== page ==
The idea behind this is that KitchenCI is flexible enough to add any types of tests (bash, rspec, etc) and Chef-Solo allows to try local changes without submitting to the source code repository or to the Chef Server.
KitchenCI also allows to pick other drivers like AWS. By testing the infrastructure under both Vagrant and AWS we can weed out configuration issues between the two types of instances instead of leaving the debugging for when CloudFormation is being developed.
Having a way to run new configurations and tests locally allows us to get feedback faster without having to push Chef changes to the CI environment (which might break the shared environments).
It also merges local configurations with all over environments making it visible to propagate changes and allowing the laptops to become just another test environment which results are reproducible.
Sometimes using this apparently more convoluted stack makes it more painful to develop locally if the configuration management is not healthy enough but this is only pushing forward all issues that would be apparent a few environments up. It is better to deal with broken instances locally than on other environments.
The previous stack was made up of a mix of local installations and local vagrant configurations depending on each laptop, this was followed by an initial CI environment that would have its own chef instances over AWS using CloudFormation.
The new stack is made up of:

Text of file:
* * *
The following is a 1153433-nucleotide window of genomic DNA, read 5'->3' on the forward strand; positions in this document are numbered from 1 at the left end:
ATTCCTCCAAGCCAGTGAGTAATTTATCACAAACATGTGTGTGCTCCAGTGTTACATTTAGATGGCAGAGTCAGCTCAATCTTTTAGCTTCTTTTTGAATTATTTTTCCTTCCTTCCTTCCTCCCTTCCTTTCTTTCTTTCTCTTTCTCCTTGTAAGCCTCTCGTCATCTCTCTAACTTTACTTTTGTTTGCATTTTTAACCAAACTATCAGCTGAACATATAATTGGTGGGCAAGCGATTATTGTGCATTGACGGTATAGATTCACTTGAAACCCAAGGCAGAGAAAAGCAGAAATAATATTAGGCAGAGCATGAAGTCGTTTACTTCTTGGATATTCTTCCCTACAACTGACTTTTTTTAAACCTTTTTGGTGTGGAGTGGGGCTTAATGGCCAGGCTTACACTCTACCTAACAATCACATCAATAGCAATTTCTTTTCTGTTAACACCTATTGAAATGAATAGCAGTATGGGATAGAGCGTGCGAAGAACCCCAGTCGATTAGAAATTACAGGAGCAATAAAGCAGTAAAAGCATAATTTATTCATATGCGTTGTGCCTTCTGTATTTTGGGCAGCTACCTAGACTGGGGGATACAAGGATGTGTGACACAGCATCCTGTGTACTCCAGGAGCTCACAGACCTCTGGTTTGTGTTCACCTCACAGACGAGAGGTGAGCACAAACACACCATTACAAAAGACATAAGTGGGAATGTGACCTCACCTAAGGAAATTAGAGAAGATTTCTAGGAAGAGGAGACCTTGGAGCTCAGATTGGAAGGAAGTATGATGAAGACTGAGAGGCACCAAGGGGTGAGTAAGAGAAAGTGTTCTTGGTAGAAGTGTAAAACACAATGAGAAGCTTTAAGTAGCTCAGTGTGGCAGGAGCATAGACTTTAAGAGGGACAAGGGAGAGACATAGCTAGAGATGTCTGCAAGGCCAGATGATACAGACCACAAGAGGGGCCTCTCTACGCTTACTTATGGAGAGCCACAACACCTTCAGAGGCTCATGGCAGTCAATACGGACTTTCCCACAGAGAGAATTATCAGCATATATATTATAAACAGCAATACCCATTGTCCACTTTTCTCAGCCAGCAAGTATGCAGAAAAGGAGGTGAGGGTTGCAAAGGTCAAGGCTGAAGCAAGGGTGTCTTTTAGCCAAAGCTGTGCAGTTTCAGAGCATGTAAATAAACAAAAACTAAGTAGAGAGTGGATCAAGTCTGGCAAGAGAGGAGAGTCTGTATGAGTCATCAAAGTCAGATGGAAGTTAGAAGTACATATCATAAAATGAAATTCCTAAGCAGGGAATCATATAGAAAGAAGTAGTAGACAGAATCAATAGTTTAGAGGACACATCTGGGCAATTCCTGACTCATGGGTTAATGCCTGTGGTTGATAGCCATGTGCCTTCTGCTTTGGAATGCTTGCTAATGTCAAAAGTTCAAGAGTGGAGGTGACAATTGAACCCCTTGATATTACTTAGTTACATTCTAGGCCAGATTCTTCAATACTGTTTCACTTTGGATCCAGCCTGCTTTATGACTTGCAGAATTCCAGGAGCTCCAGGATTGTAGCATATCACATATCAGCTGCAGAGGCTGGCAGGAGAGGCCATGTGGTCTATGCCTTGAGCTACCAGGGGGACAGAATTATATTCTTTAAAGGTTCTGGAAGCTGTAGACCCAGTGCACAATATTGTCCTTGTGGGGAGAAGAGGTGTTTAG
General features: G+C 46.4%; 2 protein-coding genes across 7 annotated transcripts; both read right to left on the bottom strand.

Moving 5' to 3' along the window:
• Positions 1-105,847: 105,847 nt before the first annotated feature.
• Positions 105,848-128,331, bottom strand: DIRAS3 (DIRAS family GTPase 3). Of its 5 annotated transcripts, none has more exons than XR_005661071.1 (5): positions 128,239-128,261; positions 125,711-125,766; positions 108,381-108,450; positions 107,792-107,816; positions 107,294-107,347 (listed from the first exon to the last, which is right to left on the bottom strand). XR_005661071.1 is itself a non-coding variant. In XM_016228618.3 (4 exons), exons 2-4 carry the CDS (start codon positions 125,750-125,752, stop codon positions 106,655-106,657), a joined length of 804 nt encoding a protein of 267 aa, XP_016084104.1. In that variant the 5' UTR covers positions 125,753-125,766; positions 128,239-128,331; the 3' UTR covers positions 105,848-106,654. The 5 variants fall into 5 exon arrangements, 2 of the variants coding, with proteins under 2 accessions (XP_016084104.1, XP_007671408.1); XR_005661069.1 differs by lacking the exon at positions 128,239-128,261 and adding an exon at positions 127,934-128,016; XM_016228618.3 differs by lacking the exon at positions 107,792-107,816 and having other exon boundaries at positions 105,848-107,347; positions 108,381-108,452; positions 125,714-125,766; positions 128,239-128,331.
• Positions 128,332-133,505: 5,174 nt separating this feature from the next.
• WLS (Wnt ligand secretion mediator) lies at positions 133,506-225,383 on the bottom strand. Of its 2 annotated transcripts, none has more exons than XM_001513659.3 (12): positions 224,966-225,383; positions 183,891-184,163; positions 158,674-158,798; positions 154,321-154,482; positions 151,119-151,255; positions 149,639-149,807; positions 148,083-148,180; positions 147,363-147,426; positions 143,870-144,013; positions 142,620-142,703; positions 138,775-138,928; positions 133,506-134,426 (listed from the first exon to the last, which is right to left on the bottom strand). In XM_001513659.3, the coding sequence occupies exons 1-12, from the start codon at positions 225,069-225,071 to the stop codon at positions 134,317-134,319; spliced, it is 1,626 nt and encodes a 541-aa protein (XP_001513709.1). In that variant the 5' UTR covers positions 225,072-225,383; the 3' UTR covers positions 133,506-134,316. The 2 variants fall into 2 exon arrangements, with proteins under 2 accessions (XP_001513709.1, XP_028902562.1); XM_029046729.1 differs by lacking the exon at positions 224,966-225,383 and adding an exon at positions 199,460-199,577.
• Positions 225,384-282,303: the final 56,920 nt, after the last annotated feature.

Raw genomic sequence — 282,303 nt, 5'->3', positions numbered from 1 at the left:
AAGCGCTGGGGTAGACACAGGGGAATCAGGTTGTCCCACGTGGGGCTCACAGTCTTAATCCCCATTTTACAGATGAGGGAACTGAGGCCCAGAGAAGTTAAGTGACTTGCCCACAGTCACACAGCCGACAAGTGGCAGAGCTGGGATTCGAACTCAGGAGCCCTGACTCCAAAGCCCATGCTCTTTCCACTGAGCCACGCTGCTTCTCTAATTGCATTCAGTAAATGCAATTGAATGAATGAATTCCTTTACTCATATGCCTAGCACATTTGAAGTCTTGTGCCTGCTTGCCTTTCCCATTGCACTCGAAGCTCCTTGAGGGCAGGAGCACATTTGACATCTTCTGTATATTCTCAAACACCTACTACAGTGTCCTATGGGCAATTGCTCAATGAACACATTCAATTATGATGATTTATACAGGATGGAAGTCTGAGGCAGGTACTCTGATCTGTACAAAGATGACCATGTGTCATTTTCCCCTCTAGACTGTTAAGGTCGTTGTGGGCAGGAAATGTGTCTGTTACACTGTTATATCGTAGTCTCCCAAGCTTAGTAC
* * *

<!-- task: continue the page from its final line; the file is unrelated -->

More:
Local (laptop) that runs KitchenCI with Vagrant/Virtualbox — This allows to write tests, configure instances and be used to develop against.
CI agent that runs KitchenCI with Vagrant/Virtualbox — This allows to ensure a new local build will work and be tested and any commits are tested.
CI agent that runs KitchenCI with AWS- This is a copy of the previous one with EC2 instances. This allows us to find issues between Vagrant and AWS. Not used for application development.
AWS Development for CloudFormation — After ensuring the individual instances run we try the same environment with CloudFormation. This is for Cloudformation development, not used for application development.
AWS Development Integration — Now that we are certain that both AWS instances and Cloudformation are fully tested we can use a ‘releasable’ copy of it to bring up the Integration environment used for development.
AWS Development UAT, QA, Pre-Production, Production — Other environments are variations of the AWS Development Integration environment.
Mac OS X as a development environment
To set up all packages we’re currently using Homebrew — This managements installation of the most common tools and manages updates for those similar to Linux package managers Yum, Apt.
It is advised to have XCode command line installed and up to date to run Homebrew and other applications — not doing this might give you compilation errors and other problems in the future.
Some older versions of Mac OS X might not be able to run the following command in that case you’ll need to get it through Apple’s Development Portal.
% xcode-select —install
To install Homebrew just run.
% ruby -e “$(curl -fsSL https://raw.github.com/Homebrew/homebrew/go/install)
Adding the current configuration development repository
You’ll need to have git installed. If you don’t you can use Homebrew to install it.
% brew install git
Setting up a local Ruby environment
KitchenCI and Chef run with Ruby — The following are some best practices to ensure you have the same Ruby and Gem (Ruby’s libraries) versions as your Chef Clients. This is done by using RbEnv to manage Ruby versions and Bundler to install Gems locally so any other Ruby applications or updates do not corrupt this setup.
Thanks to Homebrew we can install RBenv easily. Ruby build is used to extend rbenv’s features around installing and removing Ruby versions.